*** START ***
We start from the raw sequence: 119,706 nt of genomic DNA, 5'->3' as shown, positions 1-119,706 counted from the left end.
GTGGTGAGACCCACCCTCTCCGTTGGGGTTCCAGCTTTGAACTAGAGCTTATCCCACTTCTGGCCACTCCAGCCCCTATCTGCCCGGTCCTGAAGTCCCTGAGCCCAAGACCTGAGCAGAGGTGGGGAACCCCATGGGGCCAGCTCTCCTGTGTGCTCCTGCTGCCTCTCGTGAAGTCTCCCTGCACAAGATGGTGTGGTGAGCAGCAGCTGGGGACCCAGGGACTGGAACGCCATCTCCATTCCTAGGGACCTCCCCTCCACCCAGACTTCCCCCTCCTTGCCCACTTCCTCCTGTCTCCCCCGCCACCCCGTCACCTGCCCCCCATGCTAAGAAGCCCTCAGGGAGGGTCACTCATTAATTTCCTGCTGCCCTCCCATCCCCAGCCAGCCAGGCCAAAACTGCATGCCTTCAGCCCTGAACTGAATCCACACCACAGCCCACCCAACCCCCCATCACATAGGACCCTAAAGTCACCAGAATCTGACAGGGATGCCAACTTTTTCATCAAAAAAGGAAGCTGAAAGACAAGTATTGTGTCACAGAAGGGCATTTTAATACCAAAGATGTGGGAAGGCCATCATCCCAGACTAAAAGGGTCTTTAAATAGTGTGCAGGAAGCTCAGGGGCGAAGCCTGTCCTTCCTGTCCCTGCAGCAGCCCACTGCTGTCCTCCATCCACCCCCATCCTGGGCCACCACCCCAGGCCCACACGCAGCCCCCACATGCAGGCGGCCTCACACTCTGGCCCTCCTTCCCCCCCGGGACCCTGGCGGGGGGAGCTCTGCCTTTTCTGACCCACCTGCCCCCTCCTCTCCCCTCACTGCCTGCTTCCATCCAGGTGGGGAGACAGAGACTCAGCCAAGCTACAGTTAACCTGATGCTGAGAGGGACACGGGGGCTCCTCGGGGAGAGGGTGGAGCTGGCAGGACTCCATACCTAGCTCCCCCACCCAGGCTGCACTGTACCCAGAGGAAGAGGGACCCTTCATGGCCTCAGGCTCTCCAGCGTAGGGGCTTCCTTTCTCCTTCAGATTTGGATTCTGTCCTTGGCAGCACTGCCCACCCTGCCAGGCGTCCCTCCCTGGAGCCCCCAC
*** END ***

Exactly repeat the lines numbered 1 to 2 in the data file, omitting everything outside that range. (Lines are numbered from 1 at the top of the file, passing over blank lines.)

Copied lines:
We start from the raw sequence: 119,706 nt of genomic DNA, 5'->3' as shown, positions 1-119,706 counted from the left end.
GTGGTGAGACCCACCCTCTCCGTTGGGGTTCCAGCTTTGAACTAGAGCTTATCCCACTTCTGGCCACTCCAGCCCCTATCTGCCCGGTCCTGAAGTCCCTGAGCCCAAGACCTGAGCAGAGGTGGGGAACCCCATGGGGCCAGCTCTCCTGTGTGCTCCTGCTGCCTCTCGTGAAGTCTCCCTGCACAAGATGGTGTGGTGAGCAGCAGCTGGGGACCCAGGGACTGGAACGCCATCTCCATTCCTAGGGACCTCCCCTCCACCCAGACTTCCCCCTCCTTGCCCACTTCCTCCTGTCTCCCCCGCCACCCCGTCACCTGCCCCCCATGCTAAGAAGCCCTCAGGGAGGGTCACTCATTAATTTCCTGCTGCCCTCCCATCCCCAGCCAGCCAGGCCAAAACTGCATGCCTTCAGCCCTGAACTGAATCCACACCACAGCCCACCCAACCCCCCATCACATAGGACCCTAAAGTCACCAGAATCTGACAGGGATGCCAACTTTTTCATCAAAAAAGGAAGCTGAAAGACAAGTATTGTGTCACAGAAGGGCATTTTAATACCAAAGATGTGGGAAGGCCATCATCCCAGACTAAAAGGGTCTTTAAATAGTGTGCAGGAAGCTCAGGGGCGAAGCCTGTCCTTCCTGTCCCTGCAGCAGCCCACTGCTGTCCTCCATCCACCCCCATCCTGGGCCACCACCCCAGGCCCACACGCAGCCCCCACATGCAGGCGGCCTCACACTCTGGCCCTCCTTCCCCCCCGGGACCCTGGCGGGGGGAGCTCTGCCTTTTCTGACCCACCTGCCCCCTCCTCTCCCCTCACTGCCTGCTTCCATCCAGGTGGGGAGACAGAGACTCAGCCAAGCTACAGTTAACCTGATGCTGAGAGGGACACGGGGGCTCCTCGGGGAGAGGGTGGAGCTGGCAGGACTCCATACCTAGCTCCCCCACCCAGGCTGCACTGTACCCAGAGGAAGAGGGACCCTTCATGGCCTCAGGCTCTCCAGCGTAGGGGCTTCCTTTCTCCTTCAGATTTGGATTCTGTCCTTGGCAGCACTGCCCACCCTGCCAGGCGTCCCTCCCTGGAGCCCCCAC